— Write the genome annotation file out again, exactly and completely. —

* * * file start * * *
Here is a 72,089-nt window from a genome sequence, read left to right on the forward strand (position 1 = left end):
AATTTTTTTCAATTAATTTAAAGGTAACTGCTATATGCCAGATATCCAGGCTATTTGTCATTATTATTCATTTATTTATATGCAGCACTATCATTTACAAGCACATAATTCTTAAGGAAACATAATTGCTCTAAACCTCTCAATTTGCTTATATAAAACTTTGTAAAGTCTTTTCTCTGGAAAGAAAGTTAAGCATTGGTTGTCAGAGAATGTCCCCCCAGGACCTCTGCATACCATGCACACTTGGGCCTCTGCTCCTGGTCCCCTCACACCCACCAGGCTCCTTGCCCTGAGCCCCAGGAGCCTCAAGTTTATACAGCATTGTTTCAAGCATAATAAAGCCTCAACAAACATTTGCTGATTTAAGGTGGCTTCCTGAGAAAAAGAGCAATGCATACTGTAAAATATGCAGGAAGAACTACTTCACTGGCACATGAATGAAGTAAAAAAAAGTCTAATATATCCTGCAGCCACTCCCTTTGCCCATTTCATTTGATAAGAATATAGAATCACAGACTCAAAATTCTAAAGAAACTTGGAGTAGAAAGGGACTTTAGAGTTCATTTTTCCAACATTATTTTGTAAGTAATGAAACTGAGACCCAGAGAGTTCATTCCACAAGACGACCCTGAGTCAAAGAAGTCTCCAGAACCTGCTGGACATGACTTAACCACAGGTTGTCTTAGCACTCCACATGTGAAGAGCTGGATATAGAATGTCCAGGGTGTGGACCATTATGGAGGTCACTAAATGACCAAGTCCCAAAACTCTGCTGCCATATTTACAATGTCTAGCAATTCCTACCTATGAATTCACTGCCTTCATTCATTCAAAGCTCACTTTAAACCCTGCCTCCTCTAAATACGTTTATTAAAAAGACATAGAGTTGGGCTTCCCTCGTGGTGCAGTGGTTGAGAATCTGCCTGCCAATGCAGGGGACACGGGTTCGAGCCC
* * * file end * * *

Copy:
Here is a 72,089-nt window from a genome sequence, read left to right on the forward strand (position 1 = left end):
AATTTTTTTCAATTAATTTAAAGGTAACTGCTATATGCCAGATATCCAGGCTATTTGTCATTATTATTCATTTATTTATATGCAGCACTATCATTTACAAGCACATAATTCTTAAGGAAACATAATTGCTCTAAACCTCTCAATTTGCTTATATAAAACTTTGTAAAGTCTTTTCTCTGGAAAGAAAGTTAAGCATTGGTTGTCAGAGAATGTCCCCCCAGGACCTCTGCATACCATGCACACTTGGGCCTCTGCTCCTGGTCCCCTCACACCCACCAGGCTCCTTGCCCTGAGCCCCAGGAGCCTCAAGTTTATACAGCATTGTTTCAAGCATAATAAAGCCTCAACAAACATTTGCTGATTTAAGGTGGCTTCCTGAGAAAAAGAGCAATGCATACTGTAAAATATGCAGGAAGAACTACTTCACTGGCACATGAATGAAGTAAAAAAAAGTCTAATATATCCTGCAGCCACTCCCTTTGCCCATTTCATTTGATAAGAATATAGAATCACAGACTCAAAATTCTAAAGAAACTTGGAGTAGAAAGGGACTTTAGAGTTCATTTTTCCAACATTATTTTGTAAGTAATGAAACTGAGACCCAGAGAGTTCATTCCACAAGACGACCCTGAGTCAAAGAAGTCTCCAGAACCTGCTGGACATGACTTAACCACAGGTTGTCTTAGCACTCCACATGTGAAGAGCTGGATATAGAATGTCCAGGGTGTGGACCATTATGGAGGTCACTAAATGACCAAGTCCCAAAACTCTGCTGCCATATTTACAATGTCTAGCAATTCCTACCTATGAATTCACTGCCTTCATTCATTCAAAGCTCACTTTAAACCCTGCCTCCTCTAAATACGTTTATTAAAAAGACATAGAGTTGGGCTTCCCTCGTGGTGCAGTGGTTGAGAATCTGCCTGCCAATGCAGGGGACACGGGTTCGAGCCC